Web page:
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Christmas Conundrums for Employers

Reasons to choose Wilson Browne

The Christmas season is on its way and it brings a plethora of challenges for HR Professionals and their Employers.

With this in mind our experienced Employment team have put together their Christmas conundrums for employers to ensure you and your organisation comply with the law throughout the festive season.

If you have a conundrum that’s not on the list, give the team a call and they’ll be happy to help.

1. Do I need to issue temporary Christmas staff with a contract if they are employed for less than 2 months?

If temporary employment is to continue for more than one month, an employer is obliged to provide an employee with a written statement setting out a prescribed list of their terms of employment. The prescribed list includes terms relating to salary, place of work, holidays, illness and pensions. This applies even if that employment is temporary and lasts for less than two months.

Even in cases of short-term contracts, the role may require the disclosure of the business’ confidential information to the temporary employee. In this scenario the employer will be wise to include appropriate confidential information obligations which are designed to survive after the employment has ended. It is also important for the contract to carefully deal with the end date and how this is intended to operate.

Failure to issue a written statement of terms can give rise to an award of compensation.

2. Can I insist my employees use their holiday entitlement during festive closures?

Increasingly, businesses are deciding to close over the Christmas period which requires employees to take some of their holiday entitlement at the employer’s direction. Under the Working Time Regulations, this is legally permissible as long as the employer gives notice that is at least double the period of leave that the employee is required to take. However, this can give rise to a number of issues, not least what happens if the employee has insufficient leave entitlement remaining to cover the closure in the event the notice is issued close to the closure period.

For this reason, if it is the case your business typically closes during the festive period, it is strongly recommended that the employment contracts and holiday policy reflect the ability for the business to direct the employee to take holiday on specified days at its discretion.

3. Everyone wants holiday at Christmas. Do I need to agree it all?

No! Employers and workers can agree notice arrangements for annual leave. In the absence of a relevant agreement or a provision in the worker’s contract of employment, under reg.15 of the Working Time Regulations 1998 (SI 1998/1833) the notice period that a worker must give to take annual leave should be at least twice the period of leave to be taken.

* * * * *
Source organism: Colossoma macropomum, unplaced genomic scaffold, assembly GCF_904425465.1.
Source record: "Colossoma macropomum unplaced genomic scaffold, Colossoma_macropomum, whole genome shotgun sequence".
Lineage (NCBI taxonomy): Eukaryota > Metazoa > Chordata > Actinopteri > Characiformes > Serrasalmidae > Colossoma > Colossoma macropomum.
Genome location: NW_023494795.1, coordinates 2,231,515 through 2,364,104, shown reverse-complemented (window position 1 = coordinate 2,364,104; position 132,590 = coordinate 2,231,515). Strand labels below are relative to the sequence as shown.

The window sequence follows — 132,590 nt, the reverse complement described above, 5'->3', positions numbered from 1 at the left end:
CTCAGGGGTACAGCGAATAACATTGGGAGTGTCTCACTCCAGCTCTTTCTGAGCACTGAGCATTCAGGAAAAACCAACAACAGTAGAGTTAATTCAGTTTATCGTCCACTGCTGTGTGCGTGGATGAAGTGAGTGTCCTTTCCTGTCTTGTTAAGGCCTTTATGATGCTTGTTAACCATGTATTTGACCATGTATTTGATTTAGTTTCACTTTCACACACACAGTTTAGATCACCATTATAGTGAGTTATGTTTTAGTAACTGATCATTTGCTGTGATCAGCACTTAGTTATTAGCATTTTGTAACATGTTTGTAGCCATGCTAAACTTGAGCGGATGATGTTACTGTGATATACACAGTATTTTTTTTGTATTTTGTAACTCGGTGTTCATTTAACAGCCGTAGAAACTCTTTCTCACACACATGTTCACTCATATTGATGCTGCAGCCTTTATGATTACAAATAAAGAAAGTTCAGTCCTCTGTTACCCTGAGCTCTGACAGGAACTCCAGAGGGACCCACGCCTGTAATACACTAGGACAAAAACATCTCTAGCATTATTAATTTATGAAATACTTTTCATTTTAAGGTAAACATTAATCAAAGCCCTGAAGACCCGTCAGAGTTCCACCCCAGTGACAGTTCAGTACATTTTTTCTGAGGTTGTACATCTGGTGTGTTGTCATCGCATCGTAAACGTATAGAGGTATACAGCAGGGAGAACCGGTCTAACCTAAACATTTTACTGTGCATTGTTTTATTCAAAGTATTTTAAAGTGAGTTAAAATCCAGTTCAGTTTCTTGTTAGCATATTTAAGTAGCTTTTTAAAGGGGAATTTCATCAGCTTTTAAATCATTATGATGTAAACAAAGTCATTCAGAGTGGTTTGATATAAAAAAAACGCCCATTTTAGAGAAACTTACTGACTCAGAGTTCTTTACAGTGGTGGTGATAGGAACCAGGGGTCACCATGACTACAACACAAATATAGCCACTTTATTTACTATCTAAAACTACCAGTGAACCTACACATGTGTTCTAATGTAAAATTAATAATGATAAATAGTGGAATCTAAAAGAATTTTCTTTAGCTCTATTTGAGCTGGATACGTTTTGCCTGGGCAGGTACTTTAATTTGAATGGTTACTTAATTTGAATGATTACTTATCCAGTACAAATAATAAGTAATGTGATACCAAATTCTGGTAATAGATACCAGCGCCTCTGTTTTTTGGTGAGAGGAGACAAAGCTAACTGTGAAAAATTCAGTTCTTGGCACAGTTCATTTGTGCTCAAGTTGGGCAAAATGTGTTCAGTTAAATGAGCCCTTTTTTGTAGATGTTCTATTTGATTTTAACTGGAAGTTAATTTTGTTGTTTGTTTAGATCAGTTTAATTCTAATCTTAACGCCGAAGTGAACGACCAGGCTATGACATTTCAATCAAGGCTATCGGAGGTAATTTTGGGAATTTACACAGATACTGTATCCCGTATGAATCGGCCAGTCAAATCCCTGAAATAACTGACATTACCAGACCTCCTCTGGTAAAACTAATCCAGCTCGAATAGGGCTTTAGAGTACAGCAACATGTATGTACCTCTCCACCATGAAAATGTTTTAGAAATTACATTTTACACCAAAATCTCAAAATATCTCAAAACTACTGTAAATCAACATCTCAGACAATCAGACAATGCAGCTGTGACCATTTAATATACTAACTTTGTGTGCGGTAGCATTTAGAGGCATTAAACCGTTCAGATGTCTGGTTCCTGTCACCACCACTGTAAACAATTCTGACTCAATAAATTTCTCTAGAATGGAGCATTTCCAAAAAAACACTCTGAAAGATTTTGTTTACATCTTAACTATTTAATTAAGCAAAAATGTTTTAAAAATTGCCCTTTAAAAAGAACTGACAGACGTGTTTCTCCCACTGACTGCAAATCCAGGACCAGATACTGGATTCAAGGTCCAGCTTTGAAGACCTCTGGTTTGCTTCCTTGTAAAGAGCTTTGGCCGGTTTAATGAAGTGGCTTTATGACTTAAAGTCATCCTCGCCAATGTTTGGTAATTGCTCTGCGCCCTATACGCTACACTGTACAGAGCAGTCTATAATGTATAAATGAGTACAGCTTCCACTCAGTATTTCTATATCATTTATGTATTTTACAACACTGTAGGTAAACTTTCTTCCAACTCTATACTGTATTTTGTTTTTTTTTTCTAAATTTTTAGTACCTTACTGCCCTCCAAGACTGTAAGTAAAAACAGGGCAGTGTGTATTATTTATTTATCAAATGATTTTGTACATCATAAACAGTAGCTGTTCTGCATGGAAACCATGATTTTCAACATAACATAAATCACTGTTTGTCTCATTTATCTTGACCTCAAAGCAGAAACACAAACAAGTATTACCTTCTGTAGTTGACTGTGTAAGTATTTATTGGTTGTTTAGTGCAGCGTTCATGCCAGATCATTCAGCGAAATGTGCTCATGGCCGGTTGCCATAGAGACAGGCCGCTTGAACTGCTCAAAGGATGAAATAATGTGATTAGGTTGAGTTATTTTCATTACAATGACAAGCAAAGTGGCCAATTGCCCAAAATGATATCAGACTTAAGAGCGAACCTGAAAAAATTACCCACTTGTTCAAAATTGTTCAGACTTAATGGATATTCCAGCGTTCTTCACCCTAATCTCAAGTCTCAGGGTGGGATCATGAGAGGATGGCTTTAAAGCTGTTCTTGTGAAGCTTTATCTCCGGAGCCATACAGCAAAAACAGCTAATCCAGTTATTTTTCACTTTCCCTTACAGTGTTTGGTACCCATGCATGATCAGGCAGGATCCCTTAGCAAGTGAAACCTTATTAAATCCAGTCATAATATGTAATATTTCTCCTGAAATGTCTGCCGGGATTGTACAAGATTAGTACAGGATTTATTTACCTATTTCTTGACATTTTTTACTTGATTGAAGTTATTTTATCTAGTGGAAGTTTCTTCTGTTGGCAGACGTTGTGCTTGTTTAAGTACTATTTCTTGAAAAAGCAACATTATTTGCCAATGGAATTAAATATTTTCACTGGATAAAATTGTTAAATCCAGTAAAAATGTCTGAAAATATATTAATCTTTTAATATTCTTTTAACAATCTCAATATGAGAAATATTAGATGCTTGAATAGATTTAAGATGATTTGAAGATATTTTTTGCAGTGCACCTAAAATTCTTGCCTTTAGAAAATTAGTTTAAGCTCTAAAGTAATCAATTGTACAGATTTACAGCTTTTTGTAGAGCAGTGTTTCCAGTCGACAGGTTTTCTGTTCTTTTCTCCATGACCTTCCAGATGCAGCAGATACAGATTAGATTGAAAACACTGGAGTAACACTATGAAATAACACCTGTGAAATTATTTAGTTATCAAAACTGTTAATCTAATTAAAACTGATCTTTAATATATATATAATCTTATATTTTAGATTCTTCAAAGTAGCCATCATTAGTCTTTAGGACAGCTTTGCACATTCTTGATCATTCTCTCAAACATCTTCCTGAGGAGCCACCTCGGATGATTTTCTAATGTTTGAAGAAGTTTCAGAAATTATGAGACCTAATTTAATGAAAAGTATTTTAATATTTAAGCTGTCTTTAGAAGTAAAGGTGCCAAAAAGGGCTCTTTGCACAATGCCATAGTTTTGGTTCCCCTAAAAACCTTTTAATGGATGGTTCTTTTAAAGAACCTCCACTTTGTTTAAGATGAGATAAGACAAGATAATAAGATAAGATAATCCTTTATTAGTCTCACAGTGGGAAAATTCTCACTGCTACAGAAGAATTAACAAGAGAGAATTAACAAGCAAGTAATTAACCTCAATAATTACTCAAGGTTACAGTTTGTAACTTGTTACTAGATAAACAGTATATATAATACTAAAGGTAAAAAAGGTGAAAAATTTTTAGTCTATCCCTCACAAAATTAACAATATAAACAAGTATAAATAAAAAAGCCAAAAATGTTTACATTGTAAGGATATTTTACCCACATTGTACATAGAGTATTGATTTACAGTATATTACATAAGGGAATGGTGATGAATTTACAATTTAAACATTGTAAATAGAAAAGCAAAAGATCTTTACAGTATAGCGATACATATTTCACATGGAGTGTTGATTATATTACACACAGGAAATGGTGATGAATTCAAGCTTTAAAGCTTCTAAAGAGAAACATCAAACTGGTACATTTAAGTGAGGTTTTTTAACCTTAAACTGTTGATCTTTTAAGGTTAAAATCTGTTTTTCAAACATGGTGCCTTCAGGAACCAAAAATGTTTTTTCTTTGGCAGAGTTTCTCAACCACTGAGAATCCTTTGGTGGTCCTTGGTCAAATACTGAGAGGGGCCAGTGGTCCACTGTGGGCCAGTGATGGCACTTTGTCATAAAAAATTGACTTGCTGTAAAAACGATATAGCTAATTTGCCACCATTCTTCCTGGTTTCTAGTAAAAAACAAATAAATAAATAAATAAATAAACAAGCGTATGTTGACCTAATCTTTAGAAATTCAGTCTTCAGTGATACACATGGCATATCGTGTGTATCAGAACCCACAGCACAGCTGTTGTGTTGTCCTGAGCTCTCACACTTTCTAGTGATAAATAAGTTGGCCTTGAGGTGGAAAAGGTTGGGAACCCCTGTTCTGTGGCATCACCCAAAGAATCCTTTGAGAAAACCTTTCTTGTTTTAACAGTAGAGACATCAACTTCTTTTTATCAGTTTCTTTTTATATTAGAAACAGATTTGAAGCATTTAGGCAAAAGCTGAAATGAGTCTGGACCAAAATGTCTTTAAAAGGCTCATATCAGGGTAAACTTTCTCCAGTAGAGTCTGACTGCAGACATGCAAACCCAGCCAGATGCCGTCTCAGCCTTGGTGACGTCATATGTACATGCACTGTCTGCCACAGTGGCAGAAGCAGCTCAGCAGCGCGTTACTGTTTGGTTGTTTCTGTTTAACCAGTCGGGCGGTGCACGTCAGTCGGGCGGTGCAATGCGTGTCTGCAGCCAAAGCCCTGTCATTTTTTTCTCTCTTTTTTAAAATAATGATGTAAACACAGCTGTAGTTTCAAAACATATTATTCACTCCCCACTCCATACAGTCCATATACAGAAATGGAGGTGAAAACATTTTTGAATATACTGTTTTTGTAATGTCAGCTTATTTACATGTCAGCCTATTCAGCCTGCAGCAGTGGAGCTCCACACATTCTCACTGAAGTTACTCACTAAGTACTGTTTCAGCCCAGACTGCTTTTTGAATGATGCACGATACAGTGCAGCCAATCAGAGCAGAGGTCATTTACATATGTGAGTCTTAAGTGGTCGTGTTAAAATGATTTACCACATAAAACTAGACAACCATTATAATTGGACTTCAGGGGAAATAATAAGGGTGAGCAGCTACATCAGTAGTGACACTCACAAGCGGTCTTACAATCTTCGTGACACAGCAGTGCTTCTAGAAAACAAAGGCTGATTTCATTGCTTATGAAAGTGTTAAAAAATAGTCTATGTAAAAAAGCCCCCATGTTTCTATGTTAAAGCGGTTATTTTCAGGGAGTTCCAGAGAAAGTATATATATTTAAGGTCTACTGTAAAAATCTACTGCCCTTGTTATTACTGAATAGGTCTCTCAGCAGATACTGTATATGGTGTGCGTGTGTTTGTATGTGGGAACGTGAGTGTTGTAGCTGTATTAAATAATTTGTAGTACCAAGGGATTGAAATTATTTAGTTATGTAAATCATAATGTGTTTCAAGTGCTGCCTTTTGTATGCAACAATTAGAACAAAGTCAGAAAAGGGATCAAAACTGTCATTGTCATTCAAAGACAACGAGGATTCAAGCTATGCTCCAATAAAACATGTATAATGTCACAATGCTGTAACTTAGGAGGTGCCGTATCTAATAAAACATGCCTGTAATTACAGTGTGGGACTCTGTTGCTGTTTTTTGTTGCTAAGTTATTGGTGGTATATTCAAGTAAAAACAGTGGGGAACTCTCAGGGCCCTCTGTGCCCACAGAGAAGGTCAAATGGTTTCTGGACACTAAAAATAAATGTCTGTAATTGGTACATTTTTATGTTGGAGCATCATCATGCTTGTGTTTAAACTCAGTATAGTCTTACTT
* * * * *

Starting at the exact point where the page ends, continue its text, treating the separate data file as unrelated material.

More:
Do you have a rota? If you had last Christmas you don’t take this Christmas. Make sure staff are aware of this. Staff are less likely to feel resentful if they know the system in advance.

What about a ballot? Names in a hat and first XX pulled out get the time off. It would not be seen as fair if the same name(s) came out year after year.

First come, first serve? First people to put the request in get the holiday. It would encourage people to make requests earlier and those who always wait to the last minute to book would miss out. Staff could feel resentful and new staff could miss out.

Employers are not required to give reasons for refusing holiday requests, although doing so is good practice. Requests are most frequently refused where a number of other workers have already applied to take the same period off, or where the time requested is during a peak business period when the worker’s services are required.

Get your staff to decide amongst themselves. This can give a sense of control back to the staff and if they can agree between them what cover is needed they have a sense of responsibility.

4. Do I have to pay part-time employees for those festive bank holidays which fall on their non-working days?

Believe it or not, the law is still unclear on this point!

Strictly speaking, assuming part-time employees have an entitlement to time off on public and bank holidays, employers only need to allow part-time workers paid time off (or time off in lieu) for those public and bank holidays that fall on days when they would normally work. However, employers need to be aware that adopting this position may raise issues under the Part-time Workers Regulations. Accordingly this approach, whilst possible, should be approached with some caution.

Given this lack of clarity some employers therefore decide to pay part-time workers to take all public holidays that fall on their days off even though this may effectively mean those part-time employees have a greater overall holiday entitlement than their full-time colleagues.

5. Should I take into account non-work commitments when considering the timing and location of the Christmas party?

Think about the staff in your organisation.

  • Would a lunchtime event be better for those with childcare responsibilities or those who have a long commute?
  • Is an event in a pub with lots of alcohol appropriate if you have lots of staff who do not drink alcohol?

6. Should I put things into place to ensure appropriate conduct of staff at Christmas parties?

Just because a work event is out of hours, off-site, organised by staff as opposed to management does not necessarily mean the organisation has no responsibility for unlawful acts that take place at the event.

Employers can take a number of steps to protect the business against potential claims when an employee’s behaviour oversteps the mark at office parties. Such steps include: the sending of a global communication to all staff reminding them they are representing the organisation despite the event being off-site and/or out of working hours, and that the organisation’s policies apply, taking seriously allegations of inappropriate behaviour at the party and handle it as you would if the allegation arose during normal working time. For example, investigations should be thorough and appropriate procedures followed.